I'll keep playing with it as it's a fab start - so thanks again.
Any subsequent advice would be appreciated.


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June 8, 2010 at 05:06:44
I'm stuck now trying to remove strings of text that are within the delimiters.... as an example, the data file contains:

"01/01/2010","SYSTEM 432563773 9875 ","503998","",123.86,"DD test"

So the second 'tab' which contains 'System<SPACE>432....' I want to change to say '432....' for example. I was hoping for a wildcard way (Or any other way to perform partial matching) to remove text within the " delimiters - i.e. remove Sys* would remove System' etc.

Any thoughts anyone?



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June 8, 2010 at 11:43:29
you'll probably need SED (for windows). Not sure of the
url, so just google it if you're interested. There's some
learning curve involved however, regarding regular expressions,
which are their own little (well, not so little) universe unto themselves.
If you want to email me a copy of the variables file, (prefer zip or just raw) I may be able to work up a kludge using FINDSTR, which is the only
windows tool for regular expression evaluation (very limited).
It can however find strings at beginnings and ends of words
and do wildcards. it can't replace, but it might feed a batch
that can do the replacement. maybe.

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June 8, 2010 at 11:54:55
Thanks for the reply - I've been experimenting today with SED, and a few others (ALTER, FART, GSAR, CHANGE, MTR, SSR etc) and the conclusion I've drawn is that wildcards within the text don't appear to be supported in any tool I've found. Unfortunately the list of variables to replace is quite long, and the data file quite large.

Using the straight through DOS scripts (and thanks again nbrane for your help) the loops took too long - imagine a 1mb data file with 1000 lines and a variable list of 200 line items. Each variable takes ~3seconds to check the file which means 600 seconds to go through - i.e. 10mins!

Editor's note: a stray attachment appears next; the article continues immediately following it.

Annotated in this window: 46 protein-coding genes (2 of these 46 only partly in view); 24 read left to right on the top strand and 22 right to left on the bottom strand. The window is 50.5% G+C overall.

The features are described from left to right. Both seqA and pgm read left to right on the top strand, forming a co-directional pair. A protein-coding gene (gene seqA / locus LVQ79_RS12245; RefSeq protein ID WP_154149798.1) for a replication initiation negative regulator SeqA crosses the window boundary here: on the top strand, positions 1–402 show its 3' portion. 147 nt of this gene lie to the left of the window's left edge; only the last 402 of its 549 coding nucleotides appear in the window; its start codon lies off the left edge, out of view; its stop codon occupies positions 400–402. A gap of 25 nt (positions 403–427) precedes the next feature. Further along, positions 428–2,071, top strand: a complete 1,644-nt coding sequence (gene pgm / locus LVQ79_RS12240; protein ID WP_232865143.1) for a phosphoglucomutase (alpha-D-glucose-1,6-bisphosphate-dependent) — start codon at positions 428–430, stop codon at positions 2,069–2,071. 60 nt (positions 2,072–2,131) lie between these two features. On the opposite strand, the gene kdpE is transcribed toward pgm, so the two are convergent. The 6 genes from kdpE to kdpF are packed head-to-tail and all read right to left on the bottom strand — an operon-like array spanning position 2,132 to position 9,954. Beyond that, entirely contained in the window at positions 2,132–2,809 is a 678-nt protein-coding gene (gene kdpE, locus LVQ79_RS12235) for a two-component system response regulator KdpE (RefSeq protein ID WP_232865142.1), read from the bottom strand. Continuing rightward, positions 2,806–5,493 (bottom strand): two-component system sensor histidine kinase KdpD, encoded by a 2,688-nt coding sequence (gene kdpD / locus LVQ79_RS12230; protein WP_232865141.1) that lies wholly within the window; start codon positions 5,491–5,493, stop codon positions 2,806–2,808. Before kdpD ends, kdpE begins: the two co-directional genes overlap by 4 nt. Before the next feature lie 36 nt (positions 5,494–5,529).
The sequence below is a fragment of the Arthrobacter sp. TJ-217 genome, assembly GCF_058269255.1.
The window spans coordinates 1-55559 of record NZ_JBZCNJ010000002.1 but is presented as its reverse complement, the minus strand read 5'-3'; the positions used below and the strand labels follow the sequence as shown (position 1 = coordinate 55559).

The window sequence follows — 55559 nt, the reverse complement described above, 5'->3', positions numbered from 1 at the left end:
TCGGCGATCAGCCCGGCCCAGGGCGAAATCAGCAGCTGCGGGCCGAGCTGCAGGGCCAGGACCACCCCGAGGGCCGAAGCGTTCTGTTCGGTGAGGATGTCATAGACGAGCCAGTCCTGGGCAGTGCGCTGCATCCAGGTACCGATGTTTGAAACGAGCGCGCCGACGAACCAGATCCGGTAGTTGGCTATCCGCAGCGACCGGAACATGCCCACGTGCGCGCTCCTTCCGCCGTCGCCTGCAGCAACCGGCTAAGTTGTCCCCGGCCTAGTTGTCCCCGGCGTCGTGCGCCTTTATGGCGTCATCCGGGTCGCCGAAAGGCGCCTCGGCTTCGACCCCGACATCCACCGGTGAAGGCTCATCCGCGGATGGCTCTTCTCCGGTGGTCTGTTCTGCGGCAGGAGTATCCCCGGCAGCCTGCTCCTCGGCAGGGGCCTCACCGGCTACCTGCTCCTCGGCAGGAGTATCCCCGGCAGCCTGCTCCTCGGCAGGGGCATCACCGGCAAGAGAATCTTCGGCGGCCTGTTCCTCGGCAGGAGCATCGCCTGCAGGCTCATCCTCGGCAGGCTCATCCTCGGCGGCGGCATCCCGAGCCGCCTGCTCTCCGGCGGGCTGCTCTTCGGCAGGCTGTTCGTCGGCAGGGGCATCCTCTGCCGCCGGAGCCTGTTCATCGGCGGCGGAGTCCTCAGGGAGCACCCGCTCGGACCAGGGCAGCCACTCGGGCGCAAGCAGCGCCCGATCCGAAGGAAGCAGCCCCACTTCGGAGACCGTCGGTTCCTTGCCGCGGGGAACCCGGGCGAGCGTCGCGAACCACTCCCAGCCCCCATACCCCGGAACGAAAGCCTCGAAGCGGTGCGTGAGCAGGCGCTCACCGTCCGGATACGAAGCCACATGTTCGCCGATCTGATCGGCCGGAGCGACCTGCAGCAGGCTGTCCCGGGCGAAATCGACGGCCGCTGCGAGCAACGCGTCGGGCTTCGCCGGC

Fortunately the tool CHANGE is pretty quick so rather than wildcards I'm using the 200+ line variable list in a batch file - i.e. 200 lines in a batch as folows:

change /i test2.csv /FROM "1234567" /TO 987654
change /i test2.csv /FROM "1234568" /TO 987653
change /i test2.csv /FROM "1234569" /TO 987652

very cumbersome but it works!
Thanks again for your assistance


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June 8, 2010 at 12:40:34
Findstr could possibly narrow down the target-file size, output to an intermediate workfile using r/e, then run a batch (or "change") on the smaller subset workfile, then plug the workfile back into the main file.\
findstr /n /g:variables.txt test2.csv > tempfile
finds every line that has any variable in the variables.txt file, and outputs the line (with the line number).
"Change" would then only have to operate on the tempfile.
Then, feed the tempfile to a .bat which, using the line numbers (delimited by ":") and a counter, you could splice the changed tempfile back into the main file.
The main time savings would be in operating on the smaller tempfile, but the trade-off might or might not be worth the effort.
at least you have something working... ;-)

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June 8, 2010 at 16:28:09
Cool! Thanks. If I try thaht i'll let you know how I get on.